Wednesday, May 2, 2018

Using Digital Breakouts to Teach Required Skills

I first came across using Digital Breakouts at the Texas Computer Education Association conference. I love the idea of a game format, solving puzzles, a little competition, and applying high-interest activities to learning important skills. I highly recommend Using Digital Breakouts to Teach Required Skills. Shhhh...Don't tell your students they're actually learning content while playing this action-packed digital scavenger hunt game.



I'm sure you've heard of Escape Rooms. They're adventure games in which participants physically solve a series of puzzles and riddles. The teams use clues to crack the codes to open locks. Digital Breakouts or Digital Escape Rooms use the computer or handheld devices to complete the adventure. Teachers create the activity using Google Sites™ and Google Forms™.


Apply to Any Subject Area



Digital Breakouts can be used to teach or reinforce skills in any subject area. Digital Breakouts can be an engaging way to teach 21st Century Skills.

Digital Breakouts:

  • Enhance team-building
  • Involve collaboration and communication among students
  • Provide a fun way to learn skills and content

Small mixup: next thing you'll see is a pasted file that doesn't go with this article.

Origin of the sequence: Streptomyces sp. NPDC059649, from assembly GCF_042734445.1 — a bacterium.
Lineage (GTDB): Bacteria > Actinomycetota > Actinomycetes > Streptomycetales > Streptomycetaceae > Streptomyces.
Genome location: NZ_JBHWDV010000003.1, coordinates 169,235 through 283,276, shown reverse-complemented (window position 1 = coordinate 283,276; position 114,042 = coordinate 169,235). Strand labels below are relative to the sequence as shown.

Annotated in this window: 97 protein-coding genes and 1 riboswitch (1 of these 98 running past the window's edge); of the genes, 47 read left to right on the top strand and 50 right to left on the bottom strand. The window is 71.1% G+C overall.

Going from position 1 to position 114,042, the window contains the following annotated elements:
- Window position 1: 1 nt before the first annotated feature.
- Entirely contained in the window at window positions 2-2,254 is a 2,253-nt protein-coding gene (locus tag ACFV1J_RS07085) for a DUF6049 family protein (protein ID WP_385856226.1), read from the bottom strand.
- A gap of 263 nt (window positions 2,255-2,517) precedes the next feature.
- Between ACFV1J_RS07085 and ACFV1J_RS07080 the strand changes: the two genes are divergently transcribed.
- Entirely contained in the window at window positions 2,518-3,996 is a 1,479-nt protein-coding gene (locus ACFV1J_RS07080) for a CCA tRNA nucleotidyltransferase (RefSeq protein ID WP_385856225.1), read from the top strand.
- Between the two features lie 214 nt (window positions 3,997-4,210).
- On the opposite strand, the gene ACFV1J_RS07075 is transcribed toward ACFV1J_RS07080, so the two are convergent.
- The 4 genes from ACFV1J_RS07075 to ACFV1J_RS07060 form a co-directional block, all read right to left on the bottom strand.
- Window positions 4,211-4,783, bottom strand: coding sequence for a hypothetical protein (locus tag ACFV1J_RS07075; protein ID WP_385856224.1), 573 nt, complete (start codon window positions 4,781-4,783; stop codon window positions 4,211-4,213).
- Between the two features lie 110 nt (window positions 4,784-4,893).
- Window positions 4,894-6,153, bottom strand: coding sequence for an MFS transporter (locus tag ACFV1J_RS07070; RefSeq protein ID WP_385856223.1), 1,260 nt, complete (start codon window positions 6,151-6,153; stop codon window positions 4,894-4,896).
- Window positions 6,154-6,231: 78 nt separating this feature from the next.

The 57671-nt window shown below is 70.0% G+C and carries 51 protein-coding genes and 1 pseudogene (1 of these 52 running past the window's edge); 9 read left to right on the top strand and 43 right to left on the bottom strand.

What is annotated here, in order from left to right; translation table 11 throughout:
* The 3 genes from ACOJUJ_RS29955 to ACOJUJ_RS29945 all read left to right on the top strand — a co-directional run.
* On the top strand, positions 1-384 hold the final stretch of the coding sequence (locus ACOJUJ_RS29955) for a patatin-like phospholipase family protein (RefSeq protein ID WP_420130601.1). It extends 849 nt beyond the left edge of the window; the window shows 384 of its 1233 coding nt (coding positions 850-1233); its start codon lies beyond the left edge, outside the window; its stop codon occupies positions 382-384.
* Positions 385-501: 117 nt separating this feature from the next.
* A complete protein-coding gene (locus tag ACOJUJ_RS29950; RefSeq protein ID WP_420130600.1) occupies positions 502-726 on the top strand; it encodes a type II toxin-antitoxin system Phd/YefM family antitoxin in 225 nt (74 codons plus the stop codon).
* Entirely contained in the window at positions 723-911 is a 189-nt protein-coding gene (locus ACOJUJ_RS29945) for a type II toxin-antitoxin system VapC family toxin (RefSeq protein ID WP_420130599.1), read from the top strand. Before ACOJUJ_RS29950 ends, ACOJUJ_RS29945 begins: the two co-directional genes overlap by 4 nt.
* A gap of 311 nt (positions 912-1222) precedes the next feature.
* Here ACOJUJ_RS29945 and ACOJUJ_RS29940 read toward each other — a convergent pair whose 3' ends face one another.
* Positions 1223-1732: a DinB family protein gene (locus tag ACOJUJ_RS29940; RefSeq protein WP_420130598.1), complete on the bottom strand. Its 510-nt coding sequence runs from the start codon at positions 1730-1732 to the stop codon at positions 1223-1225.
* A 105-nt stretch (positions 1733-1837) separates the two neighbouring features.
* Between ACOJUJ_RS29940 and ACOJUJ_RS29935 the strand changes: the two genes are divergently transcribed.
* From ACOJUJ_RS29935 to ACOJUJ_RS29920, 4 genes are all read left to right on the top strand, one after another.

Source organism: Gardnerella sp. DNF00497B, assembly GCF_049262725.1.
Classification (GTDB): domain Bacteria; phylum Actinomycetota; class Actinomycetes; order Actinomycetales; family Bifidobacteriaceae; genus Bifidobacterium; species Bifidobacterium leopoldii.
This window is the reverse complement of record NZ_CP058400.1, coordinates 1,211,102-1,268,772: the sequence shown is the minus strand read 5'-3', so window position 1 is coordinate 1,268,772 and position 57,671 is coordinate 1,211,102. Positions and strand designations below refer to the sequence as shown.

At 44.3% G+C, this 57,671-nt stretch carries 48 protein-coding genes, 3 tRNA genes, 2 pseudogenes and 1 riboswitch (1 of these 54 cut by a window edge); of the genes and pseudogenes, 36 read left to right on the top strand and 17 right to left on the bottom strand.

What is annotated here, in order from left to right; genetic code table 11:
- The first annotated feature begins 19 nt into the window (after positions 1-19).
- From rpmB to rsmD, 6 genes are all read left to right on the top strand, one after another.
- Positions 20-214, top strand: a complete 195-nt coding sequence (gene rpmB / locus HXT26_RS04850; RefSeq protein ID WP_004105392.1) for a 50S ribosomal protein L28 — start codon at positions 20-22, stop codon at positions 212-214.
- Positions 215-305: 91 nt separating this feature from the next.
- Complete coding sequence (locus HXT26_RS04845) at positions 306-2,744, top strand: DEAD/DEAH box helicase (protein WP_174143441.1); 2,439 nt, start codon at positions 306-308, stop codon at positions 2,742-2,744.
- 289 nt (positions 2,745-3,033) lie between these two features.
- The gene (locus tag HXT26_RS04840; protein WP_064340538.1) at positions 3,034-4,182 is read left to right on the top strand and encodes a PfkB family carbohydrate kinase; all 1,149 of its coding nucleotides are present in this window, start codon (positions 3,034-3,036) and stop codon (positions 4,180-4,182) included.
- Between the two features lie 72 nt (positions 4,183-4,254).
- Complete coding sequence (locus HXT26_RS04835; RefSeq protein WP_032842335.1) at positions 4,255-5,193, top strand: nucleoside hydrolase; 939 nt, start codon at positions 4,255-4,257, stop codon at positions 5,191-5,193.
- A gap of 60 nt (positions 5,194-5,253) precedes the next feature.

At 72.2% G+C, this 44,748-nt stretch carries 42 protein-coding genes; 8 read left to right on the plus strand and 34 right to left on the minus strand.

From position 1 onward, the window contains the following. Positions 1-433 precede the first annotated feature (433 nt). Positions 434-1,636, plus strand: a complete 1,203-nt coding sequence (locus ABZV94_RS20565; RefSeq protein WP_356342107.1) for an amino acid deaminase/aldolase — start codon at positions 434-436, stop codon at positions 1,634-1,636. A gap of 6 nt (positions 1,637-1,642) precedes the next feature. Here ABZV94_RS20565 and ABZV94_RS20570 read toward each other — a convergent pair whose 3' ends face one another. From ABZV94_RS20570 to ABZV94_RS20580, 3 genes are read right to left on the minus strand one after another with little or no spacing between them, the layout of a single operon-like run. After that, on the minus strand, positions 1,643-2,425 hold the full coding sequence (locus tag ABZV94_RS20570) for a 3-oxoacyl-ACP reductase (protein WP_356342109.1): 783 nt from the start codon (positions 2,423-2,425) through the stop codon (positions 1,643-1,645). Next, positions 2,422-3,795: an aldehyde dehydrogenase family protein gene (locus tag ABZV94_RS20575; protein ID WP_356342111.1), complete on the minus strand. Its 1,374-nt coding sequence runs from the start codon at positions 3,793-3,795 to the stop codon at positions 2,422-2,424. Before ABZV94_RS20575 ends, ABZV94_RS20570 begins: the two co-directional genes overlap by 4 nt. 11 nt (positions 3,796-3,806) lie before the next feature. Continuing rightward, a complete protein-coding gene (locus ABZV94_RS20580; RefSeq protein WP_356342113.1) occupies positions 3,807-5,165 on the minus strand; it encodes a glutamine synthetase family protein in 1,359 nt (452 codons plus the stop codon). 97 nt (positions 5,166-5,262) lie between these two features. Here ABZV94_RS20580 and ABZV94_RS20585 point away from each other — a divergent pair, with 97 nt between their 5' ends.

• Enable students to think critically and problem-solve
  • Include technology with Google Apps, websites, etc.
  • Increase knowledge of important learning standards
  • Deepens learning because students want to find information

Resources



There are excellent resources available for creating Digital Breakouts. Most of these resources can embed a clue to break open a lock on your Google Form.

Teaching Skills


Using Breakouts is a high-interest way of teaching skills. I've used them to teach life cycles, cultural awareness, special events (Earth Day), map skills, math, and informational text. Clues for breaking the locks can be found while students are learning the information.

Google Apps


Students can receive immediate feedback by using Google Forms. I've embedded quizzes, Reflections, and a form to input clues to break open the locks. After reading a passage, students can answer questions about the quiz. The clues can be within the feedback after each question or at the end. I've also used Google Slides and Google Drawing.

Teacher Input

Teachers become facilitators during the breakout activities. They may be involved in forming teams, making sure students are on task, giving hints, and clarifying questions. Because breakouts are self-motivating, there should be very few issues during the activity. After students get acquainted with the format of the breakouts, they should be implemented seamlessly.


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